**Cross Product As An Exterior Product**

The cross product can be viewed in terms of the exterior product. This view allows for a natural geometric interpretation of the cross product. In exterior algebra the exterior product (or wedge product) of two vectors is a bivector. A bivector is an oriented plane element, in much the same way that a vector is an oriented line element. Given two vectors *a* and *b*, one can view the bivector *a* ∧ *b* as the oriented parallelogram spanned by *a* and *b*. The cross product is then obtained by taking the Hodge dual of the bivector *a* ∧ *b*, mapping 2-vectors to vectors:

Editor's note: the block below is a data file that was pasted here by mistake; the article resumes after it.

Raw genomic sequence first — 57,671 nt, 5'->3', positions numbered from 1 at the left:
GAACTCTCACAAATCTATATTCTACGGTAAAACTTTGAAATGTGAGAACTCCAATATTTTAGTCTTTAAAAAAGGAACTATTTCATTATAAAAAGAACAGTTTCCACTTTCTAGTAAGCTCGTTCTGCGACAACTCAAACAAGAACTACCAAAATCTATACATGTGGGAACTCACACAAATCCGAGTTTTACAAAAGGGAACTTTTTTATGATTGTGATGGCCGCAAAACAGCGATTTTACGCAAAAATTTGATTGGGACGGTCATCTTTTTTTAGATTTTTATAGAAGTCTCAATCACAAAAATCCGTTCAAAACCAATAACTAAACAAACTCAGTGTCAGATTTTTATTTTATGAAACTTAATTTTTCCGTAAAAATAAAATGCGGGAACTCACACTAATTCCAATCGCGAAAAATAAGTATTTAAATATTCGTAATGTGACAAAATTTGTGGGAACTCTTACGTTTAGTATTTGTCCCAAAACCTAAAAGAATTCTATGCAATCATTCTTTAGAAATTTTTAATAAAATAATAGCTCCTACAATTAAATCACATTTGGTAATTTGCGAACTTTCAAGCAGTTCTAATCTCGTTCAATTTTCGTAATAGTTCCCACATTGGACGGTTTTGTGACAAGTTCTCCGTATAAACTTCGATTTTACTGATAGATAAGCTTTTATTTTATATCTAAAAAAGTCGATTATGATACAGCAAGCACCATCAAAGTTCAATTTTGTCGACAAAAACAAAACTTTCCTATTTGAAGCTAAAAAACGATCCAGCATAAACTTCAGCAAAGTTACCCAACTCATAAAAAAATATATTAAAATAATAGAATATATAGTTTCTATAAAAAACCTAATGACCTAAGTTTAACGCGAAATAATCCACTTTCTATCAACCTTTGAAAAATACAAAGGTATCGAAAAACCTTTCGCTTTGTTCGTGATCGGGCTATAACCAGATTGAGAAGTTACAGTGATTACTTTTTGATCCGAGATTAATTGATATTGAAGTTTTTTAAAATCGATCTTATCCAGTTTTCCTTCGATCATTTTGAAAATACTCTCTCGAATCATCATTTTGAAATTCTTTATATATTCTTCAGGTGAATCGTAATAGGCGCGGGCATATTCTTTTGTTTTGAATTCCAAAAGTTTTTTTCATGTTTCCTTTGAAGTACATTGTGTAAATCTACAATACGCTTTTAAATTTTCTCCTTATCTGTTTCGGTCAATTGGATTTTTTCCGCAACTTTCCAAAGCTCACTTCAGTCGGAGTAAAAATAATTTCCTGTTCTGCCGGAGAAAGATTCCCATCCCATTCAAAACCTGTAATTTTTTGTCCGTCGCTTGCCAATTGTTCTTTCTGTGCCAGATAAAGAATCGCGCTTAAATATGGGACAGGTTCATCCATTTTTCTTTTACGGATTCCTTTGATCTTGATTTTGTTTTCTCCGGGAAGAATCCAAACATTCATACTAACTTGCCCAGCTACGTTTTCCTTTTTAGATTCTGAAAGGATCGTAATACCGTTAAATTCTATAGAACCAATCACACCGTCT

This can be thought of as the oriented multi-dimensional element "perpendicular" to the bivector. Only in three dimensions is the result an oriented line element – a vector – whereas, for example, in 4 dimensions the Hodge dual of a bivector is two-dimensional – another oriented plane element. So, only in three dimensions is the cross product of *a* and *b* the vector dual to the bivector *a* ∧ *b*: it is perpendicular to the bivector, with orientation dependent on the coordinate system's handedness, and has the same magnitude relative to the unit normal vector as *a* ∧ *b* has relative to the unit bivector; precisely the properties described above.

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